OSU football: Beavers build confidence with big win over Cal

2012-11-18T23:45:00Z 2012-11-23T18:27:06Z OSU football: Beavers build confidence with big win over CalBy CLIFF KIRKPATRICK, Corvallis Gazette-Times Corvallis Gazette Times

There was no beating around the bush late Saturday night.

The Oregon State football team needed its 62-14 blowout victory over Pac-12 rival California.

After a season of tough, close games, crushing a team felt good.

The Beavers were also thrilled to hear that Oregon lost to Stanford to set the tone for a high-stakes Civil War.

“It’s a great game anyway, and it’s great for a lot of reasons,” coach Mike Riley said. “It’s pretty rare in our history here for two teams in the state of Oregon to be both ranked this high at the end of the year.”

The Beavers (8-2, 6-2) are No. 16 in The Associated Press poll and No. 15 in the Bowl Championship Series standings, while the Ducks (10-1, 7-1) are fifth in both. OSU needs to be in the top 14 of the BCS standings to be eligible for a BCS bowl invite.

While having one of their better seasons, the Beavers put to rest the idea that they were slumping to end the season after dropping two of three heading into Saturday’s Cal game.

They also regained some confidence for Oregon, a team that had steamrolled opponents until Stanford.

“It definitely was a good win for us and gives us good momentum going into Oregon,” cornerback Jordan Poyer said. “We always look at it as one game at a time. Cal was in the way. This was their last game of the season. Early on I told the guys to take their will early. It was raining and you could tell they didn’t want to play once we stepped on their throat.”

The Beavers put together their most complete effort of the season against the Golden Bears (3-9, 2-7).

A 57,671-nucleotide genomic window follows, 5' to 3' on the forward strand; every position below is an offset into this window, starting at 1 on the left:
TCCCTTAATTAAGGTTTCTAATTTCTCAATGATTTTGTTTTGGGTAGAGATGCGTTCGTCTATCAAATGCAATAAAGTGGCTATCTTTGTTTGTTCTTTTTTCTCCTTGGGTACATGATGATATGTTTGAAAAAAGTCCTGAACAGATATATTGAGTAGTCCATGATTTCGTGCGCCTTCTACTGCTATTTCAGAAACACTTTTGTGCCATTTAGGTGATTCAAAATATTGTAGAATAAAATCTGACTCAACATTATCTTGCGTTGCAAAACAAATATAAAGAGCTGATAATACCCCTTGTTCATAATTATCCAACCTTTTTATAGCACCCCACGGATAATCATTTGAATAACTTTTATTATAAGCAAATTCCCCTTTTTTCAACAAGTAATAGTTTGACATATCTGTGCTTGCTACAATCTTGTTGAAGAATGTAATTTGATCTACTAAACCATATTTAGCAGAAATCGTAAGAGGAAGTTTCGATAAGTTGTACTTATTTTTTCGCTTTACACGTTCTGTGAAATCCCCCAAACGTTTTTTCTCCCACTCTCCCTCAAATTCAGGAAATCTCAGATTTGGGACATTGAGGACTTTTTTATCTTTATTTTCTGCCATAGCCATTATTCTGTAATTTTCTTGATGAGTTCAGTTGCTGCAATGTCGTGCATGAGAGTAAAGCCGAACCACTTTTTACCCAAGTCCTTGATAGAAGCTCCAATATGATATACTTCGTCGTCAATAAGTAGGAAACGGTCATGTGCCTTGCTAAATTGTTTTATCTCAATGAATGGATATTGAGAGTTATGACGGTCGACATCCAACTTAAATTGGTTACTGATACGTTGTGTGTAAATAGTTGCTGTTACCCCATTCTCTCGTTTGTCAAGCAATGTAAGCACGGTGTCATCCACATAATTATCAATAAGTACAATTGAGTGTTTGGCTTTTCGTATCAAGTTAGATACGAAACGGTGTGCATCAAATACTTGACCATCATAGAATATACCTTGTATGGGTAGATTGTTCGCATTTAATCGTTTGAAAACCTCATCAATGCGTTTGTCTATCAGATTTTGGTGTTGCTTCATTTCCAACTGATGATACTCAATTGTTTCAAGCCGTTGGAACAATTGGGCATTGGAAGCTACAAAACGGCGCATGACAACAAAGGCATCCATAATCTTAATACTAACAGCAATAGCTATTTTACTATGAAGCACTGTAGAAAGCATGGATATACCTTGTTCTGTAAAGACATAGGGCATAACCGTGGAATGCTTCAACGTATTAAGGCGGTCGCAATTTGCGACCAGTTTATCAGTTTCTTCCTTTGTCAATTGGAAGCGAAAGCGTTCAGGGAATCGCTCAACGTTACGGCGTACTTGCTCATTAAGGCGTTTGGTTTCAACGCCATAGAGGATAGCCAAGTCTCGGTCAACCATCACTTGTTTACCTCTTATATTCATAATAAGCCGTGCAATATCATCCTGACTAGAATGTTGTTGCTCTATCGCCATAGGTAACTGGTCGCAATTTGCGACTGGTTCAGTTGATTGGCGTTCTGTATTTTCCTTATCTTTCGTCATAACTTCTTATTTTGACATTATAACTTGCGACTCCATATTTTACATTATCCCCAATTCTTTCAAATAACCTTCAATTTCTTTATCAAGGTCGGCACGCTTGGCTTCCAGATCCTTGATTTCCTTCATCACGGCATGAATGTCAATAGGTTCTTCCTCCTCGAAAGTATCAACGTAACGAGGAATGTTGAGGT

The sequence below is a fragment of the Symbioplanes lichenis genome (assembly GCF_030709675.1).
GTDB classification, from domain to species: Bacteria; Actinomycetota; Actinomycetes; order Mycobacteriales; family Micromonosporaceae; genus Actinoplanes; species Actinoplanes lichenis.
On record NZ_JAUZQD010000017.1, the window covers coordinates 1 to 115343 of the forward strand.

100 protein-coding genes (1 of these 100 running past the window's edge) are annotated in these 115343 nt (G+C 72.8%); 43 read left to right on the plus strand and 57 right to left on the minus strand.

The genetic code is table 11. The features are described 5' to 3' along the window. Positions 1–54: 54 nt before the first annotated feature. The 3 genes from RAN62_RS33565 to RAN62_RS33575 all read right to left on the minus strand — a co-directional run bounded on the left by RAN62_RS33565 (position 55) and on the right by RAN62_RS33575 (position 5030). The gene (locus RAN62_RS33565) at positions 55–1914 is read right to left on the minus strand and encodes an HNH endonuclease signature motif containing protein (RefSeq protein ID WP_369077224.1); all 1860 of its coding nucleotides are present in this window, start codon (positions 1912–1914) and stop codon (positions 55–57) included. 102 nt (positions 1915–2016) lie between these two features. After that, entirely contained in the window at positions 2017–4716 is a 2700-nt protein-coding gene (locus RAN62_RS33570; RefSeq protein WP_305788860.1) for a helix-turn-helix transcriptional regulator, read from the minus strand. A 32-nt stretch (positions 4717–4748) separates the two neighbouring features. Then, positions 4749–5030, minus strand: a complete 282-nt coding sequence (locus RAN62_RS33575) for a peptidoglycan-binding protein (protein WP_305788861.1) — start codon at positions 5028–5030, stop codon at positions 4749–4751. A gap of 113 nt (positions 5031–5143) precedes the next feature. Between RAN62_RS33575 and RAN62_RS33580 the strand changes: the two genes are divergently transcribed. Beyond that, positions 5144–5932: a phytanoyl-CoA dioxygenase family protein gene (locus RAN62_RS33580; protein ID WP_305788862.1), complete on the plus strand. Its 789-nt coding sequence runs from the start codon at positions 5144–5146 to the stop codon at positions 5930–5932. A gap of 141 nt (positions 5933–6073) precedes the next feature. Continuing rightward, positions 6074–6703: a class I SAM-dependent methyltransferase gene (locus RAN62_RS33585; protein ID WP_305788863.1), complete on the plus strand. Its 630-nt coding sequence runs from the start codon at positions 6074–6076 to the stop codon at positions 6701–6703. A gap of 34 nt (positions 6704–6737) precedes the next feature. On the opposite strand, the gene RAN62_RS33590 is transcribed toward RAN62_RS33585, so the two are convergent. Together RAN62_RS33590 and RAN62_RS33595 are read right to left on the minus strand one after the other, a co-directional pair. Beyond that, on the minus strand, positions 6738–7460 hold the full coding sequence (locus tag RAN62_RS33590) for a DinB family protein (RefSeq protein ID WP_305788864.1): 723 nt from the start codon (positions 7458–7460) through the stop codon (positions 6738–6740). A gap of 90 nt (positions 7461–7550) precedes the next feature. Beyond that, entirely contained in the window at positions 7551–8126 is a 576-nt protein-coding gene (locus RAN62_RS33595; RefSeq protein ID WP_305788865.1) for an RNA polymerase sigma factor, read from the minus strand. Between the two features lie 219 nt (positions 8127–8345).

The defense allowed 322 yards, but three fumble recoveries and an interception made up for that. The special teams were all consistent.

“There was a lot of good football,” Poyer said. “There were some mistakes, but as for a complete game, that was the least mistakes we’ve made all season.”

The Beavers amassed a whopping 559 yards of total offense, including 200 on the ground.

The 62 points tied for the second-most ever against a conference opponent, four shy of the record set against Washington State in 2008.

“When you are supposed to beat a team, if you let them stick around too long it can get real tough,” receiver Markus Wheaton said. “It was good to get on them early and kill them. The most important aspect of the game was converting turnovers into points and not just getting field goals. That turned it into the ugly game it was.”

The Beavers suffered some injuries, with the biggest blow being to fullback Tyler Anderson. He injured his left knee and will need surgery, Riley said.

Clayton York, who was out last week with a concussion, returns this week in Anderson’s place.

Receiver Brandin Cooks was not seriously hurt when he took a shot to the head against Cal and will practice today, Riley said. Running back Storm Woods suffered a minor concussion and should be back to practice soon.

OSU now turns its focus to Oregon. The 116th edition of the storied rivalry is set for noon on Saturday in Reser Stadium.

The Ducks have been bumped out of the national title picture for the time being and they want to take that out on someone.

OSU can at least tie for second in the North Division with the Ducks with a win and remain eligible for a BCS at-large bid.

Oregon needs a win and a UCLA victory over Stanford on Saturday to get into the Pac-12 championship game. Winning at least keeps the Ducks in the at-large pool for the BCS.

“I haven’t thought about all that, but it’s still the Civil War,” Poyer said. “Whether they won or lost (to Stanford), it’s still going to be our biggest game of the season. We are excited about it and it’s going to be a crazy week. We are going to prepare our best.”

Cliff Kirkpatrick covers Oregon State sports for the Gazette-Times. He can be reached at cliff.kirkpatrick@lee.net.

Copyright 2015 Corvallis Gazette Times. All rights reserved. This material may not be published, broadcast, rewritten or redistributed.

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